Nice to hear that you have so much fun with that tiny little tool! Now that you have 'announced' it in this group, it should also be available somewhere in public space.
Because of this, I run through the source and made it a little more decent as it was. Now, for those who are interested, the source can be downloaded from http:://www.toren.com/radiance/dxfimport_so.tar ( "so" stands for stand-alone, because the original class was written as part of a never finished Qt-app. )
Type "g++ -o dxfimport dxfimport_so.cpp" to compile it.
dxfimport handles only 3DFACES.
According to the autodesk website, the DXF file format documentation regarding 3DFACES applies to all versions of autocad's dxf, so dxfimport should also support all versions. Wishfull thinking?
What exectly do you mean with unreasonable large models? There should be no limit in the size of the imported dxf file, except that dxfimport does not count more as 999.999.999 polygons, which is very, very much in my opinion.
Someting about the usage:
You can specify a filename as the first argument of dxfimport, or type a '-' to read data from stdin.
For example, to convert each .dxf file in a directory and create an octree, type
$cat *.dxf | dxfimport - | oconv materials.mat sky.rad - > model.oct
Or for a single given file, type:
$dxfimport model.dxf | oconv materials.mat sky.rad - > model.oct
dxfimport without arguments gives you some basic explanation and help.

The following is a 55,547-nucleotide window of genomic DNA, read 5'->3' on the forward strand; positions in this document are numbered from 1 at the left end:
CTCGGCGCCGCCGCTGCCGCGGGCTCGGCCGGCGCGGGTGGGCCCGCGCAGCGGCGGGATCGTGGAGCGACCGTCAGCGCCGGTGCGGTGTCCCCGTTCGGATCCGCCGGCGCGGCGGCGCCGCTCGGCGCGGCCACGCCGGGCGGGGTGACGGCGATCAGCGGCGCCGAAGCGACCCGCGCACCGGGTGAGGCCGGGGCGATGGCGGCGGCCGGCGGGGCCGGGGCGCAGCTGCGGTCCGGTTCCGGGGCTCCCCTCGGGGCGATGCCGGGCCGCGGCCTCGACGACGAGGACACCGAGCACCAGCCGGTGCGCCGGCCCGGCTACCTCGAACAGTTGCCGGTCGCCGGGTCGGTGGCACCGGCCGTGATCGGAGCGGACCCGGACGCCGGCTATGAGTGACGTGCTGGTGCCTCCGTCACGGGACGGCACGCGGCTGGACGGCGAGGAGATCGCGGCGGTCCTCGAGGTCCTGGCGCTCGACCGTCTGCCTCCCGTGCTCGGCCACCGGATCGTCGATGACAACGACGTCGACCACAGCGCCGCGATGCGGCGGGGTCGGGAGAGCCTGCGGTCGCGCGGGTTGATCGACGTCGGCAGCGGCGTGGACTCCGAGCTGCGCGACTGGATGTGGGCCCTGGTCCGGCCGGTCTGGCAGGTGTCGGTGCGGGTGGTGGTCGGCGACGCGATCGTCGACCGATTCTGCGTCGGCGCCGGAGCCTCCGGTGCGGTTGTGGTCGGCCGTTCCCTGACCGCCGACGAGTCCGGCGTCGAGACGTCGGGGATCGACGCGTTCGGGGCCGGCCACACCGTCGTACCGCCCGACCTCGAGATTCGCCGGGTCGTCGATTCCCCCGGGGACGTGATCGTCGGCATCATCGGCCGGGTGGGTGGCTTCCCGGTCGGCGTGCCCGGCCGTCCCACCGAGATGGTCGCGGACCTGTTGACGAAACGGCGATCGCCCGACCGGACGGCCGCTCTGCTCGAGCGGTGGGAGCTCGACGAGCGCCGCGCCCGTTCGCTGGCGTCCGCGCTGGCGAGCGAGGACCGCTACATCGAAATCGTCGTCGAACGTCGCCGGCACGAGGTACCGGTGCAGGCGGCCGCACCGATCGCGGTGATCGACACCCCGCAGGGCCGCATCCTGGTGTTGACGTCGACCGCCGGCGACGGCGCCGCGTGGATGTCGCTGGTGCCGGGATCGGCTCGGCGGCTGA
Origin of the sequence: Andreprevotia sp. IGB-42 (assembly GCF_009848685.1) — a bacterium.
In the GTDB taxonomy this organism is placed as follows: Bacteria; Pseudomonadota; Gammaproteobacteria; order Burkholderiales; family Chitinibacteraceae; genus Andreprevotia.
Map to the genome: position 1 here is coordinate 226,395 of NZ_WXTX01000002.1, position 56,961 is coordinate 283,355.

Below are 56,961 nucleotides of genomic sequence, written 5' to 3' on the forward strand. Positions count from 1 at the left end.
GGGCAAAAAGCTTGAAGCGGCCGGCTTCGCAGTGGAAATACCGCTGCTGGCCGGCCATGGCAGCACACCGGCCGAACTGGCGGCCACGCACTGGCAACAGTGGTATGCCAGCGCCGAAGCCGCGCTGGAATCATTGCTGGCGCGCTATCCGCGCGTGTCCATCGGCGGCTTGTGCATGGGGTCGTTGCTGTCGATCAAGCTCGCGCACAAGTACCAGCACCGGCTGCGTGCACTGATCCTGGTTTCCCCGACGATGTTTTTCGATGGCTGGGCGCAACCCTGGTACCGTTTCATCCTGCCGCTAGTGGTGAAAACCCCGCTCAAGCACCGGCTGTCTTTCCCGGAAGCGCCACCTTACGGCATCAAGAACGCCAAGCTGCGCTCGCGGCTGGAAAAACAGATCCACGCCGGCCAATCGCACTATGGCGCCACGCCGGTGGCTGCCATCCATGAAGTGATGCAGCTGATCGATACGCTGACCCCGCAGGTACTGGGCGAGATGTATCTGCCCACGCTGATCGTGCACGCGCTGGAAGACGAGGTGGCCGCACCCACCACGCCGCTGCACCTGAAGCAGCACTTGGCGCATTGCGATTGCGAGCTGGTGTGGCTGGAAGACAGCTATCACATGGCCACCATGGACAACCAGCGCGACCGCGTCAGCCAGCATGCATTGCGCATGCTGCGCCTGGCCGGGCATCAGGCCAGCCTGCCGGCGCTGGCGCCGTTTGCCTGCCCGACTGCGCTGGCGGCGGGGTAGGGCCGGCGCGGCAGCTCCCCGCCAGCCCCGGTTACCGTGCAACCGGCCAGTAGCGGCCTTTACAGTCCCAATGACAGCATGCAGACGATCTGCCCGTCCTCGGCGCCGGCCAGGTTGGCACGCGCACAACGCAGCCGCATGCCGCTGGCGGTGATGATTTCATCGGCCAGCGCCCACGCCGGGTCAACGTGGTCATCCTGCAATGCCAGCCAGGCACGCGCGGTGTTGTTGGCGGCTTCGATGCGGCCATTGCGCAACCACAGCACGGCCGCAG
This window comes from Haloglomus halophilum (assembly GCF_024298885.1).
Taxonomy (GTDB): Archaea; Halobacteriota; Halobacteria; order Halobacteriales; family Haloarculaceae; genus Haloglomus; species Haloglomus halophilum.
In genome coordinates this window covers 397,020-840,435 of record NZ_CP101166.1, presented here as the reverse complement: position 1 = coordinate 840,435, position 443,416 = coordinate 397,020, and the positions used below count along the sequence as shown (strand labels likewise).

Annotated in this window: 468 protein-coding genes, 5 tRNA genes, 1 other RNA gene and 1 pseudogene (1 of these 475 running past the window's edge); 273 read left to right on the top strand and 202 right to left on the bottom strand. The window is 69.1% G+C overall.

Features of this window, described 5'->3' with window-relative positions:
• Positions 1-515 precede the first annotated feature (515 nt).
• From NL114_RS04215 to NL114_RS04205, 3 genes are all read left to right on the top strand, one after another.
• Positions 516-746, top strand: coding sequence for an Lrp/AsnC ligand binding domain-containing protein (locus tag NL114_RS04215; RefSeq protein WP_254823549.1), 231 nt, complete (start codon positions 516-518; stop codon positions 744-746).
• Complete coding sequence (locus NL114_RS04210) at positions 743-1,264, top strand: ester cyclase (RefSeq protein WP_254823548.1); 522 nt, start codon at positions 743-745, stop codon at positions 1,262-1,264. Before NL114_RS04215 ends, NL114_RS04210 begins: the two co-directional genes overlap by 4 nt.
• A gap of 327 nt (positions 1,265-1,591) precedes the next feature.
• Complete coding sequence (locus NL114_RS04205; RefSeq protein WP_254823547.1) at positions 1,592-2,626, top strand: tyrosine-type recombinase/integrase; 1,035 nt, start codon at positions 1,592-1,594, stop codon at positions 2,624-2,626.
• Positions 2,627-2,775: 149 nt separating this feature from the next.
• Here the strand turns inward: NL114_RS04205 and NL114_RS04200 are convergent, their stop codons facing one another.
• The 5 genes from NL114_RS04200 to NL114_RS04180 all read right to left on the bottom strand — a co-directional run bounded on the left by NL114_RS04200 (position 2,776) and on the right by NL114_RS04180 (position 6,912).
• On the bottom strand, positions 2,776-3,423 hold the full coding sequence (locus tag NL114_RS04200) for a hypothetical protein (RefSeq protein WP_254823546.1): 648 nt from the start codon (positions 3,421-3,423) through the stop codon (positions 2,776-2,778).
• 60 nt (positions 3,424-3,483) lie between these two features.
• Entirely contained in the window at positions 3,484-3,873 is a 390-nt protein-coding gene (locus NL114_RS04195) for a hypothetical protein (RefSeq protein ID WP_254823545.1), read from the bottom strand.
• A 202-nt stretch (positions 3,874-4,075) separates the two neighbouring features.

The output (stdout) of dxfimport is a line like this for each converted face :
LAYER002 polygon LAYER002_000001117 0 0 9 1.650004 36.700264 14.223996 1.650004 36.710262 13.099998 1.650005 36.710262 14.223996
Talking about workflow: imagine that a similar program can produce similar lines for Radiance lightsources, using LINE entities from a DXF file.
We use just such a program (not reading dxf however, but the very exotic .gs1 files from Arc+ modelling software) to convert lines into lightsources, where the startpoint of a line is the origin of a lightsource, and its endpoint can be translated as a direction vector for spotlights, or to transform IES data. Do you get the idea?
But this is going to be a little off-topic for now.
Dxf2rad from Georg,however, has much more options, and supports much more entities than dxfimport probably ever will.
Jelle Feringa / EZCT Architecture & Design Research wrote:
I’m happy to tell you Iebele Abel released a dxf to rad converter for Linux.
What’s good about the converter is that implies a way of organizing your radiance scene.
The workflow is based on the layers present in the .dxf file, the modifier in the generated .rad file will correspond to the name of the layer in the .dxf file. The point of this is that when you need to make different renderings of a project in progress you use the layers for mapping the materials to the .rad geometry. When presented a modified model, just overwrite the existing .rad geometry using dxfimport, launch your renderscript et voila, another render iteration on its way. When working for rapid changing projects this workflow is killer.
Something which is highly productive for this type of workflow is to have a standardized radiance library where the layer number in your dxf file corresponds to the material in your materials definitions. If this way of working is familiar to you, & you happen to work on Linux, you should definitely take a look at Iebele’s dxfimport converter !
When looking for a converter with lots of options, look further, but dxfimport fits perfectly in a highly streamlined radiance workflow, based on .dxf input.
Iebele, perhaps you could elaborate on which entities dxfimport handles? Which versions of .dxf are supported in dxfimport? What about unreasonable large models, do these work with dxfimport?
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